Zapata and Copeland offer similar tips for safely using fabric softener: always dilute it per the instructions on the bottle, don’t use it on the wrong items and make sure you’re cleaning your washing machine at least once a month. “That residue and that buildup will get in there and it can cause your washer to smell, so be sure to wash the machine that washes your clothes,” Zapata says.
Copeland also advises making sure you aren’t using softener too often. “Using it all the time stays in your clothes, and then it stays in your machines,” he says, which can not only shorten the life of your machine, but also your fabrics.
While Copeland says most packaging will tell you what not to use the specific fabric softener on, all of the experts shared the same items that are generally considered a no-no:
Zapata also advises against using fabric softener to clean surfaces in your house due to its flammability. “If you’re going to use it, use it correctly and just put it in your washer,” she says. “Don’t try to clean your home with it.”
Zapata says this recent innovation from Downy is a suitable alternative to traditional fabric softener. "[If] you're someone who wants your clothes to smell really good, that’s a good option," she says. "It will not only make your clothes soft, it’ll make them smell good without the harm that fabric softener gives you." It comes in two scents: cool cotton pictured here and lavender.
Zapata also called this out as a way to make your clothes "smell good and fresh." According to the brand, it was specifically formulated to be used on sweaty clothes, sweat stains and body odor.
If you want to make the fabric softener alternative Balanzat suggests, this resealable 12-pound bag of baking soda will keep you covered for a while.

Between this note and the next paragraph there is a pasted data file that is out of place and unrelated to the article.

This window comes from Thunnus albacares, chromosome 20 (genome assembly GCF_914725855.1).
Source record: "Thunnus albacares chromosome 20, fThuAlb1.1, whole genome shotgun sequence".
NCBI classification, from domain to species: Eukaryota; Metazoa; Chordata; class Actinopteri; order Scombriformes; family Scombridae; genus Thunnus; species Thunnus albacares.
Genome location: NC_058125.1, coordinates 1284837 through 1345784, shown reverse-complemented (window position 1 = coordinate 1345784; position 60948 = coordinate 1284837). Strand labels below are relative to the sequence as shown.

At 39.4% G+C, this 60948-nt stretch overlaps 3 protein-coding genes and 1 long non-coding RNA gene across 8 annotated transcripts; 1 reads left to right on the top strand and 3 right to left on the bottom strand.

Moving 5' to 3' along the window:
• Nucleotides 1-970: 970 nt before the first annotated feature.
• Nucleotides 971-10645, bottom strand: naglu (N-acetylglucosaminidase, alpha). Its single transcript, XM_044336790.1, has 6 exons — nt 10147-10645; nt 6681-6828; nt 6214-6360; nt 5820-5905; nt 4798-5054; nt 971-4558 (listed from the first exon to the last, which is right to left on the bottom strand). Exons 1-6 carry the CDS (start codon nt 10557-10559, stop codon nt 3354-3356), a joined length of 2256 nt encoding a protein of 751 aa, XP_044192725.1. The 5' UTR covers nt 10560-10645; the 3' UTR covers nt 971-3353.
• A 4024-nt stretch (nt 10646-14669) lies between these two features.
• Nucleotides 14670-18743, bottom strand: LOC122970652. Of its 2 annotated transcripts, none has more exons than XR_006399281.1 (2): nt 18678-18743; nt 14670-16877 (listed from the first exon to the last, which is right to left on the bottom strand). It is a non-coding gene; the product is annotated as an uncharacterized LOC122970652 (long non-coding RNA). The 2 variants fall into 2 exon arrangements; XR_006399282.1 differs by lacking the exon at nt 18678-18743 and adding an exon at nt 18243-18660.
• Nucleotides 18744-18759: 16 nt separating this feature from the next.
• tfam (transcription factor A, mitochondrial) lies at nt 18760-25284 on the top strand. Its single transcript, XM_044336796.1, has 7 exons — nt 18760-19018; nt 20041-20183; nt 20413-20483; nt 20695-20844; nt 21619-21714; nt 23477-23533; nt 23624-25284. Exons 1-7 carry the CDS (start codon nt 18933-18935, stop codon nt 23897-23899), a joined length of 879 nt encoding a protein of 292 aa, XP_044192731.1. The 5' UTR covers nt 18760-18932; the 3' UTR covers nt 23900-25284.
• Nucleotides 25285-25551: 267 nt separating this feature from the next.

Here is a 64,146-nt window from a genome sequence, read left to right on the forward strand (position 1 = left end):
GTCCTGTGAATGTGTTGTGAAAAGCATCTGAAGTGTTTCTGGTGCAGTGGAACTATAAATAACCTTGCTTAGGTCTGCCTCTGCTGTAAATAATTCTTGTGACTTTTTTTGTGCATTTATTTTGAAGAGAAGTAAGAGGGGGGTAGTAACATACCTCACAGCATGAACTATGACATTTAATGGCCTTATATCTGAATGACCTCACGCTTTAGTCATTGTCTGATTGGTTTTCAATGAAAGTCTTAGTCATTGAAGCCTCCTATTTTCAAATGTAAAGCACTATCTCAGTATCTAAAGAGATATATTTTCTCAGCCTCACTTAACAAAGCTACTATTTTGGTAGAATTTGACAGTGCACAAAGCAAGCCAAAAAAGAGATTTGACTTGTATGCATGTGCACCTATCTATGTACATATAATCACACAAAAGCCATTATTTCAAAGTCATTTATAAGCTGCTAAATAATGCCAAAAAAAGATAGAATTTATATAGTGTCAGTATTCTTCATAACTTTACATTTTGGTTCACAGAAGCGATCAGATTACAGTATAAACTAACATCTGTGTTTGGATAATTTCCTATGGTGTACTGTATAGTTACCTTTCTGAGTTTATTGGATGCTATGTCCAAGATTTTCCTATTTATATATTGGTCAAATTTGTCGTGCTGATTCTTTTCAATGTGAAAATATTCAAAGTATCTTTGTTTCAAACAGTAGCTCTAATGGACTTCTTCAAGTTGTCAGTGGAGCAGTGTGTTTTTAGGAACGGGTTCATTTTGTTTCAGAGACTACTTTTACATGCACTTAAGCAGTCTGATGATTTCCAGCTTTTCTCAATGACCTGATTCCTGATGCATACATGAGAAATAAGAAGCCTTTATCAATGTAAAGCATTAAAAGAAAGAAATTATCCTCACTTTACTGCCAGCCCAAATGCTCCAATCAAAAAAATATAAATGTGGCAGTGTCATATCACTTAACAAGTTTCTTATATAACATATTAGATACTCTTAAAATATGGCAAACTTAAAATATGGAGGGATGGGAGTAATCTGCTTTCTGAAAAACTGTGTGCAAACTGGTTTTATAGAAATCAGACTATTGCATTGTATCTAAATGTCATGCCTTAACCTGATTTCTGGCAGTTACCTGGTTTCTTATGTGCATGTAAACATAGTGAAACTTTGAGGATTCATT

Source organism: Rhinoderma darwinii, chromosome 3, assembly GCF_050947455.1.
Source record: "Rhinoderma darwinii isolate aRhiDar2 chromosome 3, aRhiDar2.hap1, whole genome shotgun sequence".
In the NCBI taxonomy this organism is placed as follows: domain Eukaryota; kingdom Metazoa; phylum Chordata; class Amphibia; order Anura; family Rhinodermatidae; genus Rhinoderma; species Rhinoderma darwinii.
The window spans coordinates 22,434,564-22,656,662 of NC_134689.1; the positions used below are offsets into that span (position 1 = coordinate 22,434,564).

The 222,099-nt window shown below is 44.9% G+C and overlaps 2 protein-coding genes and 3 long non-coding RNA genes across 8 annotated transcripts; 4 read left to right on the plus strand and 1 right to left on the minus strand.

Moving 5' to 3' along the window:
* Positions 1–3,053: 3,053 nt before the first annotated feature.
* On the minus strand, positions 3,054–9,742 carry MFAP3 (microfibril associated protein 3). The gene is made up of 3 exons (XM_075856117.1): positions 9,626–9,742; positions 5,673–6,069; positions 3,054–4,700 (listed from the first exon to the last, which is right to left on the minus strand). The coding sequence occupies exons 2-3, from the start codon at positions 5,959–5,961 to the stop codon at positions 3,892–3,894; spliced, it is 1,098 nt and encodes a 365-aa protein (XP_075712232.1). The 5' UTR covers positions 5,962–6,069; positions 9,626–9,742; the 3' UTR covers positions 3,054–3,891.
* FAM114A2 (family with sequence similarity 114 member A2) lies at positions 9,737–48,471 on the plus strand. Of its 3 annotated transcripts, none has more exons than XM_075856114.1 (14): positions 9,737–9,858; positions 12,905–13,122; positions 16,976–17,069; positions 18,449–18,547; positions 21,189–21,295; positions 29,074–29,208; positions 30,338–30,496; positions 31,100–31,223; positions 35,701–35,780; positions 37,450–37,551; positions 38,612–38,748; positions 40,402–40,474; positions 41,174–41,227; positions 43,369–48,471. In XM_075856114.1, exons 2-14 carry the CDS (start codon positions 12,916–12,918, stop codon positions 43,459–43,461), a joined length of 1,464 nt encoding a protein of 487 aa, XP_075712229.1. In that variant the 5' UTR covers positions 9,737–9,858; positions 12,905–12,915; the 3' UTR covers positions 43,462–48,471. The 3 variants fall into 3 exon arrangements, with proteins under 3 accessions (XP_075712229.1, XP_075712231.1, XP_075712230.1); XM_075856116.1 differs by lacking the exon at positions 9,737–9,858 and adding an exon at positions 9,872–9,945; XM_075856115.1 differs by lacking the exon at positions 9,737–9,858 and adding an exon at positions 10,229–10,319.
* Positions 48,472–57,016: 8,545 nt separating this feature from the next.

For less than four dollars, you can get a gallon of white vinegar. That's more than enough to make plenty of homemade fabric softener and still have enough to use for cooking!
HEX Performance is a brand that creates laundry products specifically geared toward athleticwear, like Ek mentioned when looking for an alternative. According to the brand, this fabric conditioner is formulated to protect the moisture-wicking ability of fabrics and won't leave any residue behind.
There isn’t really a straightforward answer to this, Balanzat admits. Instead she offers these parting words of advice: “If the garment is still meeting the intended needs…if it’s still working for you, it’s fine. Every day you’re learning about something that’s harmful or toxic so just take things with a grain of salt and recognize that even if it is toxic or harmful for the environment, people have been using it for years. And you as an educated consumer can make the best educated decisions for yourself and for your family.”
Kamari Stewart is an Associate SEO Editor for Shop TODAY.What is it? | What happens when you use it? | Tips for alternatives | Tips for using fabric softener safely | Items to avoid | Alternatives to try | FAQs | Meet the experts Children’s clothes.Towels and microfibers.Athleticwear.James CopelandKellsie ZapataRechelle BalanzatJessica Ek